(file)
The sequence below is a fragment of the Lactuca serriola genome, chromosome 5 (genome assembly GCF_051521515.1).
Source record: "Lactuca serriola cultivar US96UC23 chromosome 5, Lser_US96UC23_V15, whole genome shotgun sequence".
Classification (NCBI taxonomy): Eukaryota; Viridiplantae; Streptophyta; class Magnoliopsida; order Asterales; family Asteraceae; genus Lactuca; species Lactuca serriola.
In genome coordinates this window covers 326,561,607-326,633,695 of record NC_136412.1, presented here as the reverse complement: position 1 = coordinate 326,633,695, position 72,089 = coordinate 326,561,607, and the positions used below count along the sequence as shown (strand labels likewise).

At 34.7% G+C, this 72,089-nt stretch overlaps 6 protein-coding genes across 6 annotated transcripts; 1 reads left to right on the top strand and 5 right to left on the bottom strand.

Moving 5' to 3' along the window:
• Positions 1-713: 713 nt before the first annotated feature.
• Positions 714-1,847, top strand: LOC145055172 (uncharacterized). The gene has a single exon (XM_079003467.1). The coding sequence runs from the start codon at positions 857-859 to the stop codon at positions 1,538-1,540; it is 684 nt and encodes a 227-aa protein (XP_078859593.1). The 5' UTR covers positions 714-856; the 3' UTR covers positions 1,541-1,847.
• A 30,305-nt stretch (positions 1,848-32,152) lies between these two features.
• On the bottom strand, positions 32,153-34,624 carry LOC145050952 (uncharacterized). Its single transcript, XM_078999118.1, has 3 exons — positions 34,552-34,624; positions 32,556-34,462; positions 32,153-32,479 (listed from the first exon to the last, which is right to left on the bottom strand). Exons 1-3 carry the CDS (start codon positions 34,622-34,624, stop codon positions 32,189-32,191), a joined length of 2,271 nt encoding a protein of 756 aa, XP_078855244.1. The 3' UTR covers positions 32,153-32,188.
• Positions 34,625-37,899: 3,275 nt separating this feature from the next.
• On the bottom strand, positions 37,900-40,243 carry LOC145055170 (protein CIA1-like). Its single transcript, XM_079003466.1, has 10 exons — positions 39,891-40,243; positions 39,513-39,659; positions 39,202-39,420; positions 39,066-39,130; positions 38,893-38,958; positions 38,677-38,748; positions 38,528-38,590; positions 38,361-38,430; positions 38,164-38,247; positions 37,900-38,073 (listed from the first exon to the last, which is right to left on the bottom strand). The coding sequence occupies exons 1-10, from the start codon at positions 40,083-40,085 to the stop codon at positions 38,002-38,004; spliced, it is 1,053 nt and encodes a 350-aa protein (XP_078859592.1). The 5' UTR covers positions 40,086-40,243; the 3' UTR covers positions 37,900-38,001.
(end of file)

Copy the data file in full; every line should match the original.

The sequence below is a fragment of the Lactuca serriola genome, chromosome 5 (genome assembly GCF_051521515.1).
Source record: "Lactuca serriola cultivar US96UC23 chromosome 5, Lser_US96UC23_V15, whole genome shotgun sequence".
Classification (NCBI taxonomy): Eukaryota; Viridiplantae; Streptophyta; class Magnoliopsida; order Asterales; family Asteraceae; genus Lactuca; species Lactuca serriola.
In genome coordinates this window covers 326,561,607-326,633,695 of record NC_136412.1, presented here as the reverse complement: position 1 = coordinate 326,633,695, position 72,089 = coordinate 326,561,607, and the positions used below count along the sequence as shown (strand labels likewise).

At 34.7% G+C, this 72,089-nt stretch overlaps 6 protein-coding genes across 6 annotated transcripts; 1 reads left to right on the top strand and 5 right to left on the bottom strand.

Moving 5' to 3' along the window:
• Positions 1-713: 713 nt before the first annotated feature.
• Positions 714-1,847, top strand: LOC145055172 (uncharacterized). The gene has a single exon (XM_079003467.1). The coding sequence runs from the start codon at positions 857-859 to the stop codon at positions 1,538-1,540; it is 684 nt and encodes a 227-aa protein (XP_078859593.1). The 5' UTR covers positions 714-856; the 3' UTR covers positions 1,541-1,847.
• A 30,305-nt stretch (positions 1,848-32,152) lies between these two features.
• On the bottom strand, positions 32,153-34,624 carry LOC145050952 (uncharacterized). Its single transcript, XM_078999118.1, has 3 exons — positions 34,552-34,624; positions 32,556-34,462; positions 32,153-32,479 (listed from the first exon to the last, which is right to left on the bottom strand). Exons 1-3 carry the CDS (start codon positions 34,622-34,624, stop codon positions 32,189-32,191), a joined length of 2,271 nt encoding a protein of 756 aa, XP_078855244.1. The 3' UTR covers positions 32,153-32,188.
• Positions 34,625-37,899: 3,275 nt separating this feature from the next.
• On the bottom strand, positions 37,900-40,243 carry LOC145055170 (protein CIA1-like). Its single transcript, XM_079003466.1, has 10 exons — positions 39,891-40,243; positions 39,513-39,659; positions 39,202-39,420; positions 39,066-39,130; positions 38,893-38,958; positions 38,677-38,748; positions 38,528-38,590; positions 38,361-38,430; positions 38,164-38,247; positions 37,900-38,073 (listed from the first exon to the last, which is right to left on the bottom strand). The coding sequence occupies exons 1-10, from the start codon at positions 40,083-40,085 to the stop codon at positions 38,002-38,004; spliced, it is 1,053 nt and encodes a 350-aa protein (XP_078859592.1). The 5' UTR covers positions 40,086-40,243; the 3' UTR covers positions 37,900-38,001.